Accounts from the people who were present at Bangabandhu's funeral
Bangabandhu Sheikh Mujibur Rahman's funeral was held on August 16, 1975 in Tungipara after his body was flown in from Dhaka under tight security. His coffin was carried from the helicopter to his ancestral home by Sonali Bank's Tungipara branch manager Kashem, a cashier from the bank, Post master Anowar Hossain, Abdul Hai Member and a few others from the village including Akbar Kazi, Md Iliyas Hossain, Zohur Munshi, Shona Miah Kobiraj, Sheikh Nurul Haque Gedu Miah, Sohrab Master and others.
Bangabandhu's body was bathed with a 570 brand soap and wrapped with relief clothes from Red Crescent. After his namaz-e-janaza, he was laid to rest beside the graves of his father, Sheikh Lutfor Rahman and mother, Sheikh Sayera Khatun. Late Moulabi Abdul Hamid conducted the rituals where a handful of people, around 30 to 35, took part. Others from Tungipara and surrounding villages were barred from attending by the army and police.
'It seemed to me as if he was merely resting'
One of the men who took part in Bangabandhu's burial rituals in Tungipara was carpenter Ayub Ali Sheikh. At the age of 53, he recounts the events from the dark day, “My late father, Halim Sheikh, and I were summoned to pry open the coffin. The moment I laid my eyes on Bangabandhu's body, I was dumbfounded. My body froze with the realization. Tears started streaming down my cheeks – I could not come to terms with the fact that our favourite leader was no more. It seemed to me as if he was merely resting. I was drifting in these thoughts but was brought back to reality as an army personnel shouted at me to hurry up. I spent many sleepless nights after that day.”
'His body was still bleeding'
Md Iliyas Hossain, the mayor of Tungipara municipality, is also a living witness to Bangabandhu's funeral. Hossain recollected the events - “I left my house the moment I heard the news of Bangabandhu's death. The entirety of Tungipara was a ghost-town as people were grieving the demise of their leader. The military helicopter carrying Bangabandhu's coffin landed on a helipad beside Tungipara thana in the afternoon. I, along with others, were summoned to carry the coffin.”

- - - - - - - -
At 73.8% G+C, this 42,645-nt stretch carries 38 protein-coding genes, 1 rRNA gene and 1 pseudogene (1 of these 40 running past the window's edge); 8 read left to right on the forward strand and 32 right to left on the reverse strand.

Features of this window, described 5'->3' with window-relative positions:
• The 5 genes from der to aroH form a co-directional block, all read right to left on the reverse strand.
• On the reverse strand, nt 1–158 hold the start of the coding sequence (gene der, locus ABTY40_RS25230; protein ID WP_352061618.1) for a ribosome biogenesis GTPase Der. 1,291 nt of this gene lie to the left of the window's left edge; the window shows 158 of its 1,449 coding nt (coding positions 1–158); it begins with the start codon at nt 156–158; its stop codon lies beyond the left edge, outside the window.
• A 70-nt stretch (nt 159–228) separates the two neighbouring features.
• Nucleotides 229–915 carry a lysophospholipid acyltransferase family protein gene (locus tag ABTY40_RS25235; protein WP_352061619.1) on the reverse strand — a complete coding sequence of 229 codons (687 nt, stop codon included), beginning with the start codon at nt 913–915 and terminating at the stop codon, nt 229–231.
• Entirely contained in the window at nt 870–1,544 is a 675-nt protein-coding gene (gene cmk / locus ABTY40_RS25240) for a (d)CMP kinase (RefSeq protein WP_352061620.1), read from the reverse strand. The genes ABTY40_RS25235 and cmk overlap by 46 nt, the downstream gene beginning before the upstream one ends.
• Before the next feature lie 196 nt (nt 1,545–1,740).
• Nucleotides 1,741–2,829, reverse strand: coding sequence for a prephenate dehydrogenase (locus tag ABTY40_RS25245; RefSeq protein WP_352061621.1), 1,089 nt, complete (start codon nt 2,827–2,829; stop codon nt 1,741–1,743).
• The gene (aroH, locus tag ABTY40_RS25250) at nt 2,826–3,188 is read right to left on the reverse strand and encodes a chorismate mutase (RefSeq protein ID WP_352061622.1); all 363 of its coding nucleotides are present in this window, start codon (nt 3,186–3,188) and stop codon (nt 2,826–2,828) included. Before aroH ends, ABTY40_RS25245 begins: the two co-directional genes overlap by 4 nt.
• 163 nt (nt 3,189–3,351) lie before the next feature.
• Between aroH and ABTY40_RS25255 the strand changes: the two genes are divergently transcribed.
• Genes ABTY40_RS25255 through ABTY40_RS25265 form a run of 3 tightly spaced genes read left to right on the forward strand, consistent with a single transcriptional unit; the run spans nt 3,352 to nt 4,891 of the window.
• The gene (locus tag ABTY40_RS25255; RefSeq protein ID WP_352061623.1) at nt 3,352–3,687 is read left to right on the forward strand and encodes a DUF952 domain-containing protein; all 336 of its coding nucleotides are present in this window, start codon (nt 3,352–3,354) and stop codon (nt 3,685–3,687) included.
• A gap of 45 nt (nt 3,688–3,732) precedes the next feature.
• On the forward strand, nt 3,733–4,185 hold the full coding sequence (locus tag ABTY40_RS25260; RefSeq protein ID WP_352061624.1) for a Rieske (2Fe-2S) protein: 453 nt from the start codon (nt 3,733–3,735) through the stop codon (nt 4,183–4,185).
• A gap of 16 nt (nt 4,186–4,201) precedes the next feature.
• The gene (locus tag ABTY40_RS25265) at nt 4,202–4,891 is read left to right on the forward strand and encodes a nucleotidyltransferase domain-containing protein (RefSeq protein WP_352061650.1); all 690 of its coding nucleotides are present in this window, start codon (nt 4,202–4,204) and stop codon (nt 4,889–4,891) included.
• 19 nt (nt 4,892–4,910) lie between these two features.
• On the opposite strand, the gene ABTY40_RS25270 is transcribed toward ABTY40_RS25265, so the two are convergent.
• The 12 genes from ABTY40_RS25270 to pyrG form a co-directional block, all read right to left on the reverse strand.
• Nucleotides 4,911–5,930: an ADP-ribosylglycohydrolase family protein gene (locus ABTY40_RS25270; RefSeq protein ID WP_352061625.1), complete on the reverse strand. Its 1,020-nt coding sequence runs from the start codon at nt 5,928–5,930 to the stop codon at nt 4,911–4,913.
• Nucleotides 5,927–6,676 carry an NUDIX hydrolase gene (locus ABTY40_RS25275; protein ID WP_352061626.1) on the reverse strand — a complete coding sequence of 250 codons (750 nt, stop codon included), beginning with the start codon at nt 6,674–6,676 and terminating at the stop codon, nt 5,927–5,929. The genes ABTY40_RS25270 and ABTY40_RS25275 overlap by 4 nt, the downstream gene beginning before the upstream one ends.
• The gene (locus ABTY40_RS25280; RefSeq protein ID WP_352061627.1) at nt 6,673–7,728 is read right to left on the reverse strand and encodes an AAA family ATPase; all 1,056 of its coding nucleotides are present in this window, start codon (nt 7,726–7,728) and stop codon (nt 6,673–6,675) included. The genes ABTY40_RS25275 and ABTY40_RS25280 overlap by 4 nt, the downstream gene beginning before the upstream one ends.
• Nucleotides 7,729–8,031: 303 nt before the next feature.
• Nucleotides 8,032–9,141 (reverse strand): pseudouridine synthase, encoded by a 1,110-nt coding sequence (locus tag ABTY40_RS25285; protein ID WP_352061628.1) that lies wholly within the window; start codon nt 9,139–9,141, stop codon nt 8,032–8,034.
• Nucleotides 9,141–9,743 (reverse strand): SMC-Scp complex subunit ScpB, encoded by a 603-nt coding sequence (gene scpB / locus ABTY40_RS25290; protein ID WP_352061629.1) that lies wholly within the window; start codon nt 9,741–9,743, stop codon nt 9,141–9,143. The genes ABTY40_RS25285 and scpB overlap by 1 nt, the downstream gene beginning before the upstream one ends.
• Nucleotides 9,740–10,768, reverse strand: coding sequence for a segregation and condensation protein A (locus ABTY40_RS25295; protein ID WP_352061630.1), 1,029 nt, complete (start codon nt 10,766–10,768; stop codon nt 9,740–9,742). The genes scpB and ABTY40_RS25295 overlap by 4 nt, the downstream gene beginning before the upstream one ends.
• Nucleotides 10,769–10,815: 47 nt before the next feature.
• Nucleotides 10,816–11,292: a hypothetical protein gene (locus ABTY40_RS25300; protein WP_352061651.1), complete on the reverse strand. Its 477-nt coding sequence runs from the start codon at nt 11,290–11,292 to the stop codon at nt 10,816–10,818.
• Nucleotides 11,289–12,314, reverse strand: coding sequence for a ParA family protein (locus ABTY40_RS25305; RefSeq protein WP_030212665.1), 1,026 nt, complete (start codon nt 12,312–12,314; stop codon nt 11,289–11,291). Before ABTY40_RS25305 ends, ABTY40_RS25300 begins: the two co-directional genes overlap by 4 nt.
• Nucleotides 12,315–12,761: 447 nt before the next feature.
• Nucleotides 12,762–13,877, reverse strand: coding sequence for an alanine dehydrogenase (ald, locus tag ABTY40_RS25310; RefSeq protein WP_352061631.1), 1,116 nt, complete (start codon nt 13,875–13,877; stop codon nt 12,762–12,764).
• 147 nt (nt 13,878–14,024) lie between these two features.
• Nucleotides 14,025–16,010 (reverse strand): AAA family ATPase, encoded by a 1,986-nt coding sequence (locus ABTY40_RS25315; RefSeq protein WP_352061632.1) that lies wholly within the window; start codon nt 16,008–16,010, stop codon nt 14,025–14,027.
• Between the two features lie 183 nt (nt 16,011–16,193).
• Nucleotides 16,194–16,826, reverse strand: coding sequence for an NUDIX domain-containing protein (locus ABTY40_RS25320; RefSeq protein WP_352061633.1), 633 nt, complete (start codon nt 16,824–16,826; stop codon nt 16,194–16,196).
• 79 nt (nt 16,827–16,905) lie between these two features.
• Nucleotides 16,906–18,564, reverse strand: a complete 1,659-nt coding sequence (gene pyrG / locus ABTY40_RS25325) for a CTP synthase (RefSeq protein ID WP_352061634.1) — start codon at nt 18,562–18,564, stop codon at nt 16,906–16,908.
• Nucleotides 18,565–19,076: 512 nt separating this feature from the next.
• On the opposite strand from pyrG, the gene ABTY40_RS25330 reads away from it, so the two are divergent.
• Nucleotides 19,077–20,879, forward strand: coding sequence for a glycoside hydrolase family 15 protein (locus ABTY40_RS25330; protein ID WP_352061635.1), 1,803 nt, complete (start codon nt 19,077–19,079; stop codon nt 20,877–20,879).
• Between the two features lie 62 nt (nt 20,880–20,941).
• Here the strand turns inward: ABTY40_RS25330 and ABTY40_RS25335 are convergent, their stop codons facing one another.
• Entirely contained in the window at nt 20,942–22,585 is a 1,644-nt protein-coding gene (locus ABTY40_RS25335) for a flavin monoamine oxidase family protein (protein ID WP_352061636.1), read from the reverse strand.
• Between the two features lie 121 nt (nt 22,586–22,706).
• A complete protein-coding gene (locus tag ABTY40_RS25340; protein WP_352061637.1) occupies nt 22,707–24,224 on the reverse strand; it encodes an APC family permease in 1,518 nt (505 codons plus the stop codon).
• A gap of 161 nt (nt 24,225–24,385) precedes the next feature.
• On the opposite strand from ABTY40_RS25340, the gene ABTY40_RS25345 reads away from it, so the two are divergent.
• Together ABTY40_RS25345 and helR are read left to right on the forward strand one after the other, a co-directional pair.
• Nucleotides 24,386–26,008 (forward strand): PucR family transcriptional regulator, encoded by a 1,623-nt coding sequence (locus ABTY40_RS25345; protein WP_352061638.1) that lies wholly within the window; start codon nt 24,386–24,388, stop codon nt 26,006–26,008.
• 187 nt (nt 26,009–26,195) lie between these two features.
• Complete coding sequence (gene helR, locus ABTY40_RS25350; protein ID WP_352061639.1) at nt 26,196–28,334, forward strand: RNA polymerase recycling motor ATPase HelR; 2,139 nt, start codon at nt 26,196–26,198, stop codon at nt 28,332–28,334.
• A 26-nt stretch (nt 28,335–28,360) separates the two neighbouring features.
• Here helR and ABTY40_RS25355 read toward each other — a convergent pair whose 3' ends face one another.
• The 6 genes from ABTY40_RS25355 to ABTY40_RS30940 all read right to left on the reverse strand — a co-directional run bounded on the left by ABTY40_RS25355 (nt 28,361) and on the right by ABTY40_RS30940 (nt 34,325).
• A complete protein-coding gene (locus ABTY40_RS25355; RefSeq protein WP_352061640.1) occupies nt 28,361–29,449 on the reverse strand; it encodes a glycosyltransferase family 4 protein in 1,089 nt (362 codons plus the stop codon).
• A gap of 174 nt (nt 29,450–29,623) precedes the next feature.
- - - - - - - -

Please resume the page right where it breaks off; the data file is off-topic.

“Members of the army who transported the body ordered us to bury the coffin along with the body but Moulabi Abdul Hamid strongly protested the idea and urged them to facilitate the burial according to Islamic rituals, as is the right of any Muslim. We were ordered to complete everything within fifteen minutes,” he added.
Hossain continued, “His body was still bleeding and his chest was battered with bullets. He was wearing a white panjabi and white checkered lungi -- all bloody from his wounds. One of his pockets carried his glasses and his favourite pipe. The index finger, which became a symbol that stirred up an entire nation to fight for independence during 1971, was brutally severed by his murderers on the night of August 15, 1975 -- probably as a horrific statement. Munnaf Sheikh, Shona Miah and Imam Uddin Gazi bathed Bangabandhu's body with a single 570 brand soap, sourced from Ashraf Mollah's store while we received a 'Mala' sari, initially intended for relief, from Tungipara Sheikh Sayera Khatun Red Crescent Hospital to use as his burial cloth. The red and black borders of the sari were cut-out to leave only the white part to be used.”
'No one could go near his grave, not even to pay respects'
Retired post-master Anowar Hossain also recounted his memories from the day of Bangabandhu's funeral. “His grave was dug well before the arrival of his body. As people from Tungipara and adjacent villages began to take part in the rituals, they were obstructed by members of the army and the police. Some 30-35 people were allowed to attend and right when Bangabandhu's burial was complete, extra police members were deployed to make sure that no one could go near his grave, not even to pay respects or pray for the departed soul.”
'They tried to erase the architect of our independence from our history forever'
Another witness, Sheikh Abul Bashar, general secretary of Tungipara Upazilla Awami League, said, “I was stopped on the roads while heading towards Bangabandhu's funeral by members of different security forces. They had prohibited everyone from visiting Bangabandhu's grave but despite their efforts, many made their way to pay their final respects. They (his murderers) tried to erase the architect of our independence from our history forever by burying him secretly in the middle of the night – but they failed. Rather, he became the greatest Bengali of all time.”
Translated by Baizid Haque Joarder